A bill conceived by the late Senator Ted Kennedy and proposed to Massachusetts Governor Deval Patrick and top state legislators to amend the process by which vacancies in Massachusetts' Senate delegation are filled has passed overwhelmingly. The state Senate is expected to pass a similar bill in the days ahead, though some predict that Republicans in that chamber will likely stall the process.
Governor Patrick could sign the bill as early as Friday afternoon, with a replacement being sworn into office sometime early next week. Among the top candidates for the job is Michael Dukakis, the former Democratic governor and his party's nominee for the White House in 1988.
Since 2004, state law has provided for Senate vacancies to be filled within five months by means of a special election, with the seat remaining empty until a replacement is elected. Prior to that, the sitting governor had the power to appoint an interim Senator until the next Congressional election, which would mean that the temp could have remained in office for up to two years without facing election. However, the prospect of 2004 Democratic presidential nominee John Kerry vacating his seat to take the Oval Office- leaving then-Governor Mitt Romney the ability to appoint a fellow Republican to replace him- prompted state lawmakers to amend the system.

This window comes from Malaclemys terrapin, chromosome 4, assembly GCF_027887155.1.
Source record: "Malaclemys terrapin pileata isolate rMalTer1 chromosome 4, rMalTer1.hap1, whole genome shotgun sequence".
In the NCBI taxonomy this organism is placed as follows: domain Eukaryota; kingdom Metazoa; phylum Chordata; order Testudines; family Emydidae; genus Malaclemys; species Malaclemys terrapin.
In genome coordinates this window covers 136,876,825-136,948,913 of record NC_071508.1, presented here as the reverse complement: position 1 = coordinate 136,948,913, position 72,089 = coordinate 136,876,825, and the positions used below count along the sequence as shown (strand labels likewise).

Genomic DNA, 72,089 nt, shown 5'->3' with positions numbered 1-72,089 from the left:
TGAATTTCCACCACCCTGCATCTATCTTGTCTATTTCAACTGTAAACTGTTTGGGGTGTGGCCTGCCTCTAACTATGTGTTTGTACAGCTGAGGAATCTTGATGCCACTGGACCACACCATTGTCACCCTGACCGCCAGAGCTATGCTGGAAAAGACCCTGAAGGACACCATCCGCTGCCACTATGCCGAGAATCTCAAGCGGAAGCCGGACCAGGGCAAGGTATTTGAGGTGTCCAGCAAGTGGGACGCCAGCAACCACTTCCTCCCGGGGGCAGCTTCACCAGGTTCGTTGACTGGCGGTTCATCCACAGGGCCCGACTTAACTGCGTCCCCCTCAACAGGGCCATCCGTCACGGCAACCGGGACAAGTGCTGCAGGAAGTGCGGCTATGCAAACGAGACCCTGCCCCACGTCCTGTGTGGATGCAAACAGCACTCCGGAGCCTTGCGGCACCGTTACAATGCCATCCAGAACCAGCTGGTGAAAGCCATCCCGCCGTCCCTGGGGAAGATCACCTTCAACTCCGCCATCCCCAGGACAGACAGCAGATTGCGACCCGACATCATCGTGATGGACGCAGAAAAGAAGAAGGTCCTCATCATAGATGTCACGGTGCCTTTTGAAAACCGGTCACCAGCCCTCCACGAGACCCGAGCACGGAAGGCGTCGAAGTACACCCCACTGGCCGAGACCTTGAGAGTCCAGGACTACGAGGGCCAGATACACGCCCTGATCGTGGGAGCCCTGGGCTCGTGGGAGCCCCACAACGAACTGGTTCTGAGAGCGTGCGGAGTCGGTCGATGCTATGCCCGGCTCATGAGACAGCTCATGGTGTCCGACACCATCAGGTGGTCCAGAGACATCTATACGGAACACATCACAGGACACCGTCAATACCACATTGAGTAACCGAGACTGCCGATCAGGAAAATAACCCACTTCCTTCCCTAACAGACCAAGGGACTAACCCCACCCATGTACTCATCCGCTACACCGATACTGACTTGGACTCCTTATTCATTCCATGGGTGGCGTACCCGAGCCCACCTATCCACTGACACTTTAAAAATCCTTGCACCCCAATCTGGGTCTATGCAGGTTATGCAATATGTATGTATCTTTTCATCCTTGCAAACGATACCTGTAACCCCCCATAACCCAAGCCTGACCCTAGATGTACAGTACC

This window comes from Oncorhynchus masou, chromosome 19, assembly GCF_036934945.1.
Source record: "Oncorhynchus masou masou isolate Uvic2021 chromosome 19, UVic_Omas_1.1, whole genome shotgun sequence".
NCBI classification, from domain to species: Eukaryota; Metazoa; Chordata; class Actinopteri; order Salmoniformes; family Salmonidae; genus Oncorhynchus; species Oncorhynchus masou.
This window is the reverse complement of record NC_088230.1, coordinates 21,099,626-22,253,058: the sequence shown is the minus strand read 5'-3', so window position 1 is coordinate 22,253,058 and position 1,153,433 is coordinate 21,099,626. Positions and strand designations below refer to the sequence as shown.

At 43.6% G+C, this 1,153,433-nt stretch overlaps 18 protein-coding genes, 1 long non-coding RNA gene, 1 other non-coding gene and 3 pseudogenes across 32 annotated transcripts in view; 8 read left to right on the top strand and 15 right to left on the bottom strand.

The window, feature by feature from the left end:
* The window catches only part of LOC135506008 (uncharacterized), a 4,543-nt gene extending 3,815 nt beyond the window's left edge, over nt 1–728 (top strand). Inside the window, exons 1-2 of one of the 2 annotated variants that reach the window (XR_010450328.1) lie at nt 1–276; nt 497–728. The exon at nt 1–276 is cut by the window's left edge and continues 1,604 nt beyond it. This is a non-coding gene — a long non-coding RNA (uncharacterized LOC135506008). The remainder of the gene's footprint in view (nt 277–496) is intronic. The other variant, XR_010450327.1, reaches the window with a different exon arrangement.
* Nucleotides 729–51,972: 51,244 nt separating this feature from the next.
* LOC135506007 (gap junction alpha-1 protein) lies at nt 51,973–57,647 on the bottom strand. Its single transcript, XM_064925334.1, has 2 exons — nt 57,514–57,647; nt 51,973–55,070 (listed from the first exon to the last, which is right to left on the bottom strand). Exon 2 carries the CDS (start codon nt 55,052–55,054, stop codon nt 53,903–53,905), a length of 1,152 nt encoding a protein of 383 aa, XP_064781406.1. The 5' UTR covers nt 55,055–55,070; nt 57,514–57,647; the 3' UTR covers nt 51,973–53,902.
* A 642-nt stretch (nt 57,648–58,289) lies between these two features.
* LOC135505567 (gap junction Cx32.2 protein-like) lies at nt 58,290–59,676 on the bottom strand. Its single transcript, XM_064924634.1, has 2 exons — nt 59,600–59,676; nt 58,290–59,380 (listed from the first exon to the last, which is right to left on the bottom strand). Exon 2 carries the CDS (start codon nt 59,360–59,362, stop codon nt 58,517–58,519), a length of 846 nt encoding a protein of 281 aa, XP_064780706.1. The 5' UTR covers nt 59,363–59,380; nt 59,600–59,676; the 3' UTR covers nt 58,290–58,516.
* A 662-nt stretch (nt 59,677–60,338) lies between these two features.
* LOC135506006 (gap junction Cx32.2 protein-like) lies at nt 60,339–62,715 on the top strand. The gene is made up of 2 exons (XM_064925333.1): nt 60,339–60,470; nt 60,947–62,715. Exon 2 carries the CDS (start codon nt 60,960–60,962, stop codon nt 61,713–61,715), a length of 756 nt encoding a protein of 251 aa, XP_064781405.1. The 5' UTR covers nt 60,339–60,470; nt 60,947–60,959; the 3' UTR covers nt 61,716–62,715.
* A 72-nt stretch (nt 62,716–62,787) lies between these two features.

But Kennedy, fearing that his death might deprive Democrats of an imperative vote in the midst of an epic health care reform battle, urged officials to amend the law once more. He asked that the replacement still be chosen via special election, but that the governor be permitted to choose an interim Senator for the duration of the five-month campaign to avoid the state being underrepresented in the Senate. Kennedy argued that the spirit of the 2004 legislation remained intact- the people (not the governor) decide who represent them in the Senate in the long haul.